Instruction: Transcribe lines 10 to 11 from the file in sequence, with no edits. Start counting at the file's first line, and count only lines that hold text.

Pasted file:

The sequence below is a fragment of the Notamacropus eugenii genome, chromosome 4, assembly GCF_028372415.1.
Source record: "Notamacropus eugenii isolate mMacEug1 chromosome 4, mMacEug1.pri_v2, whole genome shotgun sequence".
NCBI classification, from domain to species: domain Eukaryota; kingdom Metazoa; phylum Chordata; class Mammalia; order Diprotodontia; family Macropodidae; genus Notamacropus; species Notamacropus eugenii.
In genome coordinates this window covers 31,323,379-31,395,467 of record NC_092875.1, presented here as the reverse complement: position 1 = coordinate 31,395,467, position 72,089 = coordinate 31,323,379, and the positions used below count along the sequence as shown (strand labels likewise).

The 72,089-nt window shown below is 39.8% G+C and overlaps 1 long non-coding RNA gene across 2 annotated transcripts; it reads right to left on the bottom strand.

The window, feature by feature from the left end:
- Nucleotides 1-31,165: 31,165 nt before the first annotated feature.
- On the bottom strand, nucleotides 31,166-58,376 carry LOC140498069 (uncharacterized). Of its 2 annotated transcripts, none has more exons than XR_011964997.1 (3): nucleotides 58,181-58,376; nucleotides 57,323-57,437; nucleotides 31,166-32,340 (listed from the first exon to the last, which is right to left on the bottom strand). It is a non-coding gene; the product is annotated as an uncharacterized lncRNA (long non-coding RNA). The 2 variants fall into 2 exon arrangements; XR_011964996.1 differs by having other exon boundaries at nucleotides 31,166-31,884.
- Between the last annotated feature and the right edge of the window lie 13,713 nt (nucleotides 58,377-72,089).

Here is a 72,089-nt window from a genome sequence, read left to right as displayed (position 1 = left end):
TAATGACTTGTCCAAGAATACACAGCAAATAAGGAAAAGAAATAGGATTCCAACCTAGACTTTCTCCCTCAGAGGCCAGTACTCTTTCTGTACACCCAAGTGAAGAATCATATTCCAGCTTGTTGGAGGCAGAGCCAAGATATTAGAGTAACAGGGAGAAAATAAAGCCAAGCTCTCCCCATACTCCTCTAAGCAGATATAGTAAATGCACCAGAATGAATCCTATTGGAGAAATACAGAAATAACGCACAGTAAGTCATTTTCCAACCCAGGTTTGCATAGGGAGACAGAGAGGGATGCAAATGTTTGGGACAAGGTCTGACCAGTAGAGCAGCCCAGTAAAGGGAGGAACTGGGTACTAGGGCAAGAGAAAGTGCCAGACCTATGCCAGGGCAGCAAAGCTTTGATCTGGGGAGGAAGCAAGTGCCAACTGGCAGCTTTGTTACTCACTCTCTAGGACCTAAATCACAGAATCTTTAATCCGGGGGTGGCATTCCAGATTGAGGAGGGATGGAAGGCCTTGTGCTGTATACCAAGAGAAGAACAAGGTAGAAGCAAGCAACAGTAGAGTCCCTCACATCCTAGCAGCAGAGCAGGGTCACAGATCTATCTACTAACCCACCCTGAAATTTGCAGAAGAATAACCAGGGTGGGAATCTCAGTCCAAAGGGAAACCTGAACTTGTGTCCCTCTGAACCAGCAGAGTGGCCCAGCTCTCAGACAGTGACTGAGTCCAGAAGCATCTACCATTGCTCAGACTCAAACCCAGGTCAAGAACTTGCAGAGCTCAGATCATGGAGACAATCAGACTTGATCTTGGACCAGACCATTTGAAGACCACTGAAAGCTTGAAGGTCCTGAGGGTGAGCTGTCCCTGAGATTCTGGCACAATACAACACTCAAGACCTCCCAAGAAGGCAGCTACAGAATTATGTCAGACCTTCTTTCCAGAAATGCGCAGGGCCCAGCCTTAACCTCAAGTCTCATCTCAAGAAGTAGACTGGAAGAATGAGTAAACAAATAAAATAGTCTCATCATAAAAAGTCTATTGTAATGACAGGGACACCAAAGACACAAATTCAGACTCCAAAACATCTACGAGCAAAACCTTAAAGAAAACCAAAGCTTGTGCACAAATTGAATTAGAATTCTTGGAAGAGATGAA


Here is a 72,089-nt window from a genome sequence, read left to right as displayed (position 1 = left end):
TAATGACTTGTCCAAGAATACACAGCAAATAAGGAAAAGAAATAGGATTCCAACCTAGACTTTCTCCCTCAGAGGCCAGTACTCTTTCTGTACACCCAAGTGAAGAATCATATTCCAGCTTGTTGGAGGCAGAGCCAAGATATTAGAGTAACAGGGAGAAAATAAAGCCAAGCTCTCCCCATACTCCTCTAAGCAGATATAGTAAATGCACCAGAATGAATCCTATTGGAGAAATACAGAAATAACGCACAGTAAGTCATTTTCCAACCCAGGTTTGCATAGGGAGACAGAGAGGGATGCAAATGTTTGGGACAAGGTCTGACCAGTAGAGCAGCCCAGTAAAGGGAGGAACTGGGTACTAGGGCAAGAGAAAGTGCCAGACCTATGCCAGGGCAGCAAAGCTTTGATCTGGGGAGGAAGCAAGTGCCAACTGGCAGCTTTGTTACTCACTCTCTAGGACCTAAATCACAGAATCTTTAATCCGGGGGTGGCATTCCAGATTGAGGAGGGATGGAAGGCCTTGTGCTGTATACCAAGAGAAGAACAAGGTAGAAGCAAGCAACAGTAGAGTCCCTCACATCCTAGCAGCAGAGCAGGGTCACAGATCTATCTACTAACCCACCCTGAAATTTGCAGAAGAATAACCAGGGTGGGAATCTCAGTCCAAAGGGAAACCTGAACTTGTGTCCCTCTGAACCAGCAGAGTGGCCCAGCTCTCAGACAGTGACTGAGTCCAGAAGCATCTACCATTGCTCAGACTCAAACCCAGGTCAAGAACTTGCAGAGCTCAGATCATGGAGACAATCAGACTTGATCTTGGACCAGACCATTTGAAGACCACTGAAAGCTTGAAGGTCCTGAGGGTGAGCTGTCCCTGAGATTCTGGCACAATACAACACTCAAGACCTCCCAAGAAGGCAGCTACAGAATTATGTCAGACCTTCTTTCCAGAAATGCGCAGGGCCCAGCCTTAACCTCAAGTCTCATCTCAAGAAGTAGACTGGAAGAATGAGTAAACAAATAAAATAGTCTCATCATAAAAAGTCTATTGTAATGACAGGGACACCAAAGACACAAATTCAGACTCCAAAACATCTACGAGCAAAACCTTAAAGAAAACCAAAGCTTGTGCACAAATTGAATTAGAATTCTTGGAAGAGATGAA